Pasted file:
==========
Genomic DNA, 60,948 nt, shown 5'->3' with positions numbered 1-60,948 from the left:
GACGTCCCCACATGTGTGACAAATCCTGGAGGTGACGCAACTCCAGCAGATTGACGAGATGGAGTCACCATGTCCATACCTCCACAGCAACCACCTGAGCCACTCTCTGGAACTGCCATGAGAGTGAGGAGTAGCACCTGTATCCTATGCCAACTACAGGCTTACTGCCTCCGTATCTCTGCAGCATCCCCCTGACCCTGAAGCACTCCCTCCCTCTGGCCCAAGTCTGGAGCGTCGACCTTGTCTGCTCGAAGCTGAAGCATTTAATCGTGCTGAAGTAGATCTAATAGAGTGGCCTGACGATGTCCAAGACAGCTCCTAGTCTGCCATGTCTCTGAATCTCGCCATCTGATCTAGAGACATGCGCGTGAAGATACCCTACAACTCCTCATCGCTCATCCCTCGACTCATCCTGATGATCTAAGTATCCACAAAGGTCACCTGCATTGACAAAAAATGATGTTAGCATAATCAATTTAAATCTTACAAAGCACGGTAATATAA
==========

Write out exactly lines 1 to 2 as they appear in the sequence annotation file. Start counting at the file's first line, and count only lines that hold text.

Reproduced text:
Genomic DNA, 60,948 nt, shown 5'->3' with positions numbered 1-60,948 from the left:
GACGTCCCCACATGTGTGACAAATCCTGGAGGTGACGCAACTCCAGCAGATTGACGAGATGGAGTCACCATGTCCATACCTCCACAGCAACCACCTGAGCCACTCTCTGGAACTGCCATGAGAGTGAGGAGTAGCACCTGTATCCTATGCCAACTACAGGCTTACTGCCTCCGTATCTCTGCAGCATCCCCCTGACCCTGAAGCACTCCCTCCCTCTGGCCCAAGTCTGGAGCGTCGACCTTGTCTGCTCGAAGCTGAAGCATTTAATCGTGCTGAAGTAGATCTAATAGAGTGGCCTGACGATGTCCAAGACAGCTCCTAGTCTGCCATGTCTCTGAATCTCGCCATCTGATCTAGAGACATGCGCGTGAAGATACCCTACAACTCCTCATCGCTCATCCCTCGACTCATCCTGATGATCTAAGTATCCACAAAGGTCACCTGCATTGACAAAAAATGATGTTAGCATAATCAATTTAAATCTTACAAAGCACGGTAATATAA